In Kingbird Highway, Kenn Kaufman describes how he dropped out of school at 16 and hit the road in search of as many birds as he could see in the course of one 'Big Year' – as it's called by those who engage in such activities.
“People always called us 'birdwatchers.' But if we had been, there would be no story to tell.
Nothing could have been simpler than 'birdwatching.' An activity by that name would have required nothing more than one person, alone, watching birds, any birds. The birds rarely would have watched the person in return; perfectly independent, birds had no reason to care about humans. So the watching would have been one-way, and the matter would have ended there, with no ramifications.
But in the early 1970s, we were not birdwatching. We were birding, and that made all the difference. We were out to seek, to discover, to chase, to learn, to find as many different kinds of birds as possible – and, in friendly competition, to try to find more of them than the next birder. We became a community of birders, with the complications that human societies always have; and although it was the birds that had brought us together, our story became a human story after all.”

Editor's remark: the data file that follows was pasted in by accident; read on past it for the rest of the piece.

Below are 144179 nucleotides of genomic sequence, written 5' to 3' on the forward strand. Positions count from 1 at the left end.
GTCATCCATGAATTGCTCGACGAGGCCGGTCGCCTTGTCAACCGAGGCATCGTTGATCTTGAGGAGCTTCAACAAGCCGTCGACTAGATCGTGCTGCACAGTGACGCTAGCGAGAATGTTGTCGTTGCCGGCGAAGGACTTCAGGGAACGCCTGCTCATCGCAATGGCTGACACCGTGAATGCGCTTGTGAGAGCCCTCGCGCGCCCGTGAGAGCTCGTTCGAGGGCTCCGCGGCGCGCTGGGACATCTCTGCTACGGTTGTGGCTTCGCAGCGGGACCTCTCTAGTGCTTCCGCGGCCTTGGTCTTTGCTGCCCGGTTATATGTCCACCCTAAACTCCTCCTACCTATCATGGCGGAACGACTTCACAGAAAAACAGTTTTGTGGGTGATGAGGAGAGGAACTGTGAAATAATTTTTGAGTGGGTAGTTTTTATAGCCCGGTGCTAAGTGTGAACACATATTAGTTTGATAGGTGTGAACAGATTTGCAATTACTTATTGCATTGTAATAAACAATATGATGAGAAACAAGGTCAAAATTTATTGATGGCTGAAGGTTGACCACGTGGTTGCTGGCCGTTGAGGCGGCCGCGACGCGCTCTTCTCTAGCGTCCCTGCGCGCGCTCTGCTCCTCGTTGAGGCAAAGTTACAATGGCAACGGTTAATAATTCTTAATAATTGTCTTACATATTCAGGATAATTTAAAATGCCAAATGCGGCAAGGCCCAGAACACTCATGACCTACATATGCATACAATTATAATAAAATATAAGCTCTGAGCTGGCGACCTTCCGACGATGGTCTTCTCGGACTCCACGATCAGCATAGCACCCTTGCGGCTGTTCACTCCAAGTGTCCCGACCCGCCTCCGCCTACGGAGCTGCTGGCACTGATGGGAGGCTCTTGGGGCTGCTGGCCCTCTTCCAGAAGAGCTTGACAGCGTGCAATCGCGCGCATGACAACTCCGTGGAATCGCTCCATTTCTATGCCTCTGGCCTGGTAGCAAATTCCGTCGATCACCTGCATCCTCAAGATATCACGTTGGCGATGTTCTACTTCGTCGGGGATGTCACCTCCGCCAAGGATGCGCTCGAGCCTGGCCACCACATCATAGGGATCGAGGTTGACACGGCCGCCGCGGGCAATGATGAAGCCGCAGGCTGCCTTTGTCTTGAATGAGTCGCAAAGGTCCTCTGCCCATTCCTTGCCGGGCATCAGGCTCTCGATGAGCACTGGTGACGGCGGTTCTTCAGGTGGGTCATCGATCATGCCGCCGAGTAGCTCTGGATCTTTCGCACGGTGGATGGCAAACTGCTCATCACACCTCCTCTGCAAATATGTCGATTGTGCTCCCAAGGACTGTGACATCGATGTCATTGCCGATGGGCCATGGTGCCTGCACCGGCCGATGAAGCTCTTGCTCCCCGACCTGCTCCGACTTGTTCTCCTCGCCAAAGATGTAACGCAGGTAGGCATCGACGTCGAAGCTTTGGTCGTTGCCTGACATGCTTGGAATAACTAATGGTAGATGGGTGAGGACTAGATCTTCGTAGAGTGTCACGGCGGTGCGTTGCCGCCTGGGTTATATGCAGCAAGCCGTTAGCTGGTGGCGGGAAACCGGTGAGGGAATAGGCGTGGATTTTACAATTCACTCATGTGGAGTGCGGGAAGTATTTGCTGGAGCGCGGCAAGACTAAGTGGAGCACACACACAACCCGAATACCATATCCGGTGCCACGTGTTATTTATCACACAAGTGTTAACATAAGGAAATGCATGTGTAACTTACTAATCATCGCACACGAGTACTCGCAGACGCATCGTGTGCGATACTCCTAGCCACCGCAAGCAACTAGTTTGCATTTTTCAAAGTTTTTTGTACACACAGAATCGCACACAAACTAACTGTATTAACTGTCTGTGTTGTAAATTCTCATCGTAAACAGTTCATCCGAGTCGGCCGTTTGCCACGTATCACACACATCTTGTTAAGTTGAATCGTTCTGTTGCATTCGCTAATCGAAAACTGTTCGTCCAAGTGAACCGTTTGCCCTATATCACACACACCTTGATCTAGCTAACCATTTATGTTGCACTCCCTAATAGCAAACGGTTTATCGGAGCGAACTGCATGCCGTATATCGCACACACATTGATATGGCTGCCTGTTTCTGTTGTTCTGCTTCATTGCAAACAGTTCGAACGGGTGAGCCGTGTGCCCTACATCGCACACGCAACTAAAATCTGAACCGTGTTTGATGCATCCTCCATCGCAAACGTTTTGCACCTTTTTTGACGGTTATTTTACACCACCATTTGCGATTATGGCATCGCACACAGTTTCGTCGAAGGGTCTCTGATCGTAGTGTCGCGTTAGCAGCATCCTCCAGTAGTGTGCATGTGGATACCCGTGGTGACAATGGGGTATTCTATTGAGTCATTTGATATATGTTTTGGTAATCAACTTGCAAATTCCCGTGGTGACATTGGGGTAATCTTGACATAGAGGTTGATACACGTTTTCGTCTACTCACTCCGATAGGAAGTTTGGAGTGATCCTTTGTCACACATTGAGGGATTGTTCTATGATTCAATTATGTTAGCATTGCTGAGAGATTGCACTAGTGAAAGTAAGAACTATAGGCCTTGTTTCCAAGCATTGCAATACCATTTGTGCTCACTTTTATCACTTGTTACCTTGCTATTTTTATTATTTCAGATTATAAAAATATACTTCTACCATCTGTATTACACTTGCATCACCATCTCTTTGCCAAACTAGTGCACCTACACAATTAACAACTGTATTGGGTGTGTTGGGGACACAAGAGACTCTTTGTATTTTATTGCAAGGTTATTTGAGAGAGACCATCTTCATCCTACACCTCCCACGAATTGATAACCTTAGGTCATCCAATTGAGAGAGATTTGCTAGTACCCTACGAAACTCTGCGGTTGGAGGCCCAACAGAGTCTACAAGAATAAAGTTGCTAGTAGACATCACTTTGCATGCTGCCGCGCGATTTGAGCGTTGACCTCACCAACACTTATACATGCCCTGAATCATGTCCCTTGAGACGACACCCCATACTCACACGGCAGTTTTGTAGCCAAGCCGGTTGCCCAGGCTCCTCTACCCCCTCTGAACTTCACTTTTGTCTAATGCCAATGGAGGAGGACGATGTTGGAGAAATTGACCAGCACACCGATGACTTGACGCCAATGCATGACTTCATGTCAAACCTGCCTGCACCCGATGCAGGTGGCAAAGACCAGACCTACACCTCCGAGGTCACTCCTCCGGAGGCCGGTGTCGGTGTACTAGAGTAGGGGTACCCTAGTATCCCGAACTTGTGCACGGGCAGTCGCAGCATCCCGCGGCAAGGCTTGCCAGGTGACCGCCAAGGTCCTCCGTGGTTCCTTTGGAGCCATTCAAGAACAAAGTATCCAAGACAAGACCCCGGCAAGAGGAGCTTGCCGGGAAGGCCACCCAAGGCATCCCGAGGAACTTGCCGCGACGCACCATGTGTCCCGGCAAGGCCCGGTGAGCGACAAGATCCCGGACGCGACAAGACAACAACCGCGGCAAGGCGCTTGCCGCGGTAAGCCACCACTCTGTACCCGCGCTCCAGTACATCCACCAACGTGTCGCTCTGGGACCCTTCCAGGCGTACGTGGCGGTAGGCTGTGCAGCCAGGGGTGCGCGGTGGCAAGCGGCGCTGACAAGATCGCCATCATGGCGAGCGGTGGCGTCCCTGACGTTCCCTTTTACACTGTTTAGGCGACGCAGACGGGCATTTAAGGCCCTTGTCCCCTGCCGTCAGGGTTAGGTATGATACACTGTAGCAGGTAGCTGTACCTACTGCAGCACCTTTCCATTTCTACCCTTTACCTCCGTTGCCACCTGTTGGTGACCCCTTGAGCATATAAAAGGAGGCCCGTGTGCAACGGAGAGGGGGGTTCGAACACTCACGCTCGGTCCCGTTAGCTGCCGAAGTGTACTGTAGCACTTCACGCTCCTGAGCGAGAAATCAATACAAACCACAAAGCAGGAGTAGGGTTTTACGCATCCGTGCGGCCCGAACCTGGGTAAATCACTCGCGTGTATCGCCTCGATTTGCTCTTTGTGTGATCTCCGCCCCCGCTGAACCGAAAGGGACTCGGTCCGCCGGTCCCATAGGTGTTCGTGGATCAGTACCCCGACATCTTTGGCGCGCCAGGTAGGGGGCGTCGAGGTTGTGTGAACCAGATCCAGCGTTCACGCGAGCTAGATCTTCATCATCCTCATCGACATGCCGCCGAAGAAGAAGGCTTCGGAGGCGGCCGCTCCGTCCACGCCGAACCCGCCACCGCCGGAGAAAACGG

Here Kaufman writes about a colony of English birds in Canada:
“Even the Victoria Sky Larks were far from their native land. Their ancestors had been trapped out of the pastures of England and crated halfway around the world, to the shadow of Alaska. And the birds that had founded the San Juan Island group must have been lost themselves, storm-driven, perhaps, from the population at Victoria. This is really the lost colony, I said to myself. It's alone in the wilderness, an outpost cut off from the fatherland for eternity.
Once more I walked down to the edge of the tall grass, to the border of the larks' world, and stood looking upward. A single Sky Lark was up there now, towering on quivered wings, high above the earth. The song that came rippling and running and trilling down spoke defiance: defiance to raging seas and rock-bound coasts, to the wintry cast of the sky, to the spirits of this northwestern island. It seemed then that even the elements must acknowledge this singer for the eloquence of his futile challenge. At length another Sky Lark came up to the west, and another off to the east; the voices range down the sky, on and on, as if the song would go on forever.”
Hitchhiking across the United States, meeting other birders from all over, living on less than a dollar a day during his 'Big Year', Kaufman tells the amazing true story of his competition to see the most birds in one 365-day period, and tells it poetically. Be sure to read all about it!
Copyright © 2010, S. Halversen.
All Rights Reserved.